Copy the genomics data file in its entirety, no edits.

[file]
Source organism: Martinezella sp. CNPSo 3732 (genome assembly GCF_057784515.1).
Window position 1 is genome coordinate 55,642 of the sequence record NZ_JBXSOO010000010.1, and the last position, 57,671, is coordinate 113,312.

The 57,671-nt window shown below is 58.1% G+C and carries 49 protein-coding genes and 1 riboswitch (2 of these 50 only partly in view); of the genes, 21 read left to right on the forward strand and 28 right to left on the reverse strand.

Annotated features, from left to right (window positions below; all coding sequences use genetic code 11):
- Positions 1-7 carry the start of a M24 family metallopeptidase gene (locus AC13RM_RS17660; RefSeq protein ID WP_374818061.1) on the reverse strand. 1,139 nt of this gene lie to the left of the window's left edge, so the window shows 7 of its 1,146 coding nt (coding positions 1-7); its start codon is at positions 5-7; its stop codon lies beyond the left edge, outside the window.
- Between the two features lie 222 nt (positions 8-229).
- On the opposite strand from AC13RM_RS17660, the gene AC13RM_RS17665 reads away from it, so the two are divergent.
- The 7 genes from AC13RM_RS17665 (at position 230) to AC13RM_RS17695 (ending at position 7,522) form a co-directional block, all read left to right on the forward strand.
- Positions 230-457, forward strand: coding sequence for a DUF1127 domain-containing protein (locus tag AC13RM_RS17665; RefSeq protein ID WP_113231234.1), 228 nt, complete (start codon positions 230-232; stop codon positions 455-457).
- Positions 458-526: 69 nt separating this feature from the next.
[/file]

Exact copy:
Source organism: Martinezella sp. CNPSo 3732 (genome assembly GCF_057784515.1).
Window position 1 is genome coordinate 55,642 of the sequence record NZ_JBXSOO010000010.1, and the last position, 57,671, is coordinate 113,312.

The 57,671-nt window shown below is 58.1% G+C and carries 49 protein-coding genes and 1 riboswitch (2 of these 50 only partly in view); of the genes, 21 read left to right on the forward strand and 28 right to left on the reverse strand.

Annotated features, from left to right (window positions below; all coding sequences use genetic code 11):
- Positions 1-7 carry the start of a M24 family metallopeptidase gene (locus AC13RM_RS17660; RefSeq protein ID WP_374818061.1) on the reverse strand. 1,139 nt of this gene lie to the left of the window's left edge, so the window shows 7 of its 1,146 coding nt (coding positions 1-7); its start codon is at positions 5-7; its stop codon lies beyond the left edge, outside the window.
- Between the two features lie 222 nt (positions 8-229).
- On the opposite strand from AC13RM_RS17660, the gene AC13RM_RS17665 reads away from it, so the two are divergent.
- The 7 genes from AC13RM_RS17665 (at position 230) to AC13RM_RS17695 (ending at position 7,522) form a co-directional block, all read left to right on the forward strand.
- Positions 230-457, forward strand: coding sequence for a DUF1127 domain-containing protein (locus tag AC13RM_RS17665; RefSeq protein ID WP_113231234.1), 228 nt, complete (start codon positions 230-232; stop codon positions 455-457).
- Positions 458-526: 69 nt separating this feature from the next.